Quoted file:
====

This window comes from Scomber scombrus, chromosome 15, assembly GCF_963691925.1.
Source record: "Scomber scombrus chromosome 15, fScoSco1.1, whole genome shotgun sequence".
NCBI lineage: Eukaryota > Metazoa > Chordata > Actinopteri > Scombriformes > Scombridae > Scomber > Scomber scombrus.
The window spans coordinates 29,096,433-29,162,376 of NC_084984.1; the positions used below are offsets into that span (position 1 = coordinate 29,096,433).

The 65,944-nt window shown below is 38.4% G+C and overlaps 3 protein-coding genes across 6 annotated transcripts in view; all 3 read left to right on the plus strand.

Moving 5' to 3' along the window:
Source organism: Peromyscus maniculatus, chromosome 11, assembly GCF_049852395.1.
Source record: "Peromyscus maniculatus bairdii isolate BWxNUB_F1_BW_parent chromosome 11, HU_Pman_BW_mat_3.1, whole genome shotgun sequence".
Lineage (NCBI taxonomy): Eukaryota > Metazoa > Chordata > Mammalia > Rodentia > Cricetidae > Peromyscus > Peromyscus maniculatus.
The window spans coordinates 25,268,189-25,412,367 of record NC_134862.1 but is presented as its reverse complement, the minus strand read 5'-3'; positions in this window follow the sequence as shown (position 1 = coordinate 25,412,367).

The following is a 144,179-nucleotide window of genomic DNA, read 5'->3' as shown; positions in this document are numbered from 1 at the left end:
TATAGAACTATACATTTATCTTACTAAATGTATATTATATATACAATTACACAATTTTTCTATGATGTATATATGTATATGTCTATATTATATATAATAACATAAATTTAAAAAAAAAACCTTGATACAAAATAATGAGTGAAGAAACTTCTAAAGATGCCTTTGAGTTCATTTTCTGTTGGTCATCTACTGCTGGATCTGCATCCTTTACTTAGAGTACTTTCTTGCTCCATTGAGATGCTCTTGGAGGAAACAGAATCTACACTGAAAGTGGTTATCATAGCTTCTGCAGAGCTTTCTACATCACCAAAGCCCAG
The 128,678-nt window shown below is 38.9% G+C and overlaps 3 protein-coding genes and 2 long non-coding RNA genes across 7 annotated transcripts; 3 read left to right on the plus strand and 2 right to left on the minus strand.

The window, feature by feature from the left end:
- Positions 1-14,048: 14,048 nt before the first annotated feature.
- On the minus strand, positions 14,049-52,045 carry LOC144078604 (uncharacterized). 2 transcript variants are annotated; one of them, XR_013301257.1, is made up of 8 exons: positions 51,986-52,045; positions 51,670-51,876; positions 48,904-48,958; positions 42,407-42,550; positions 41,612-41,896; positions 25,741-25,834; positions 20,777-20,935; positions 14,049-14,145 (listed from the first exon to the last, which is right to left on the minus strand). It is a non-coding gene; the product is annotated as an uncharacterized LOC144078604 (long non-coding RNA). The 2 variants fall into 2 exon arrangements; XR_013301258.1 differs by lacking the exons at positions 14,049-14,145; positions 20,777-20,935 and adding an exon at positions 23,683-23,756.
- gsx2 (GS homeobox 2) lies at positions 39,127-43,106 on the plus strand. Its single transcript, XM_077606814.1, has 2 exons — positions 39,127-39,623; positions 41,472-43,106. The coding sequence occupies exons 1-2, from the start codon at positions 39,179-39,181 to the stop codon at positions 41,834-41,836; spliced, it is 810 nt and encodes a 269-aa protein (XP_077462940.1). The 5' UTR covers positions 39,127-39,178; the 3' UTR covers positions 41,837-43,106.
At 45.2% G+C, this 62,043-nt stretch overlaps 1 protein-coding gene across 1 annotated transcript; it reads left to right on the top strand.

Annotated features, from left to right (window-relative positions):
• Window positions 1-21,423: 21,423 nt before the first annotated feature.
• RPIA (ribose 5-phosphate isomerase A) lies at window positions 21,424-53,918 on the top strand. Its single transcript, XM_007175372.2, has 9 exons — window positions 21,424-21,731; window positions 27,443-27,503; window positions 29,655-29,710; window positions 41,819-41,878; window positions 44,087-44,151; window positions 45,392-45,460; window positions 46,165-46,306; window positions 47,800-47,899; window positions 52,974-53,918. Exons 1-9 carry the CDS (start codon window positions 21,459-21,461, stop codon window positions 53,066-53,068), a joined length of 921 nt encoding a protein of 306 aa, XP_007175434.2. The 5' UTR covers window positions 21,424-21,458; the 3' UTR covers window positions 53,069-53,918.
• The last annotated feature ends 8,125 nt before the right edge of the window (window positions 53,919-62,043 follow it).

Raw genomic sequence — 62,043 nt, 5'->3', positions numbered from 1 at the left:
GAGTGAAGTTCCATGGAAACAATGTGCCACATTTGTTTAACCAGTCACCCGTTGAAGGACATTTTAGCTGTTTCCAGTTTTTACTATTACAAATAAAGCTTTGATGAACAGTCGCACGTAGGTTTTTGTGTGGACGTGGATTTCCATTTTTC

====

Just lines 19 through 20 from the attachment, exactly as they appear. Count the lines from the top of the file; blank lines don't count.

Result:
Annotated features, from left to right (window-relative positions):
• Window positions 1-21,423: 21,423 nt before the first annotated feature.